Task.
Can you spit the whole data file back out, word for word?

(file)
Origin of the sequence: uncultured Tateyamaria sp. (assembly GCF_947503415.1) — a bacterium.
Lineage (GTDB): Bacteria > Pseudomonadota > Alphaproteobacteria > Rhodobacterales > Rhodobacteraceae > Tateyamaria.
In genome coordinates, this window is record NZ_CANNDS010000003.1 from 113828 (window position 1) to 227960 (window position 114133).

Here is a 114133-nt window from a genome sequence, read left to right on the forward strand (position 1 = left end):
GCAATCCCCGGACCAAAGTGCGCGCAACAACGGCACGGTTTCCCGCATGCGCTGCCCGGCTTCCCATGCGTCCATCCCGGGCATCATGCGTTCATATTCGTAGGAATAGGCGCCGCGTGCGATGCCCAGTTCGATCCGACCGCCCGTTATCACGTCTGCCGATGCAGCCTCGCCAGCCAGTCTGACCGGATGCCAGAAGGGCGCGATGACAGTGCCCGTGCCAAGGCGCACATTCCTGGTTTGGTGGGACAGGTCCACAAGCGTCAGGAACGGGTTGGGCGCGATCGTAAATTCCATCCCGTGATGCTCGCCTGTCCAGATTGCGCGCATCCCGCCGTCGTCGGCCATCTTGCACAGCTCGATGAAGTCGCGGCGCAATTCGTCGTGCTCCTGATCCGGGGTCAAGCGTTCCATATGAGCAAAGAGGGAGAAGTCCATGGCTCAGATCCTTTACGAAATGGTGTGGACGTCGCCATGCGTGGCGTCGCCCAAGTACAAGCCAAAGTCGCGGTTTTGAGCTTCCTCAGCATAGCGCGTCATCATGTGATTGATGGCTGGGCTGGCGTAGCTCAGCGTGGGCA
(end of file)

Origin of the sequence: uncultured Tateyamaria sp. (assembly GCF_947503415.1) — a bacterium.
Lineage (GTDB): Bacteria > Pseudomonadota > Alphaproteobacteria > Rhodobacterales > Rhodobacteraceae > Tateyamaria.
In genome coordinates, this window is record NZ_CANNDS010000003.1 from 113828 (window position 1) to 227960 (window position 114133).

Here is a 114133-nt window from a genome sequence, read left to right on the forward strand (position 1 = left end):
GCAATCCCCGGACCAAAGTGCGCGCAACAACGGCACGGTTTCCCGCATGCGCTGCCCGGCTTCCCATGCGTCCATCCCGGGCATCATGCGTTCATATTCGTAGGAATAGGCGCCGCGTGCGATGCCCAGTTCGATCCGACCGCCCGTTATCACGTCTGCCGATGCAGCCTCGCCAGCCAGTCTGACCGGATGCCAGAAGGGCGCGATGACAGTGCCCGTGCCAAGGCGCACATTCCTGGTTTGGTGGGACAGGTCCACAAGCGTCAGGAACGGGTTGGGCGCGATCGTAAATTCCATCCCGTGATGCTCGCCTGTCCAGATTGCGCGCATCCCGCCGTCGTCGGCCATCTTGCACAGCTCGATGAAGTCGCGGCGCAATTCGTCGTGCTCCTGATCCGGGGTCAAGCGTTCCATATGAGCAAAGAGGGAGAAGTCCATGGCTCAGATCCTTTACGAAATGGTGTGGACGTCGCCATGCGTGGCGTCGCCCAAGTACAAGCCAAAGTCGCGGTTTTGAGCTTCCTCAGCATAGCGCGTCATCATGTGATTGATGGCTGGGCTGGCGTAGCTCAGCGTGGGCA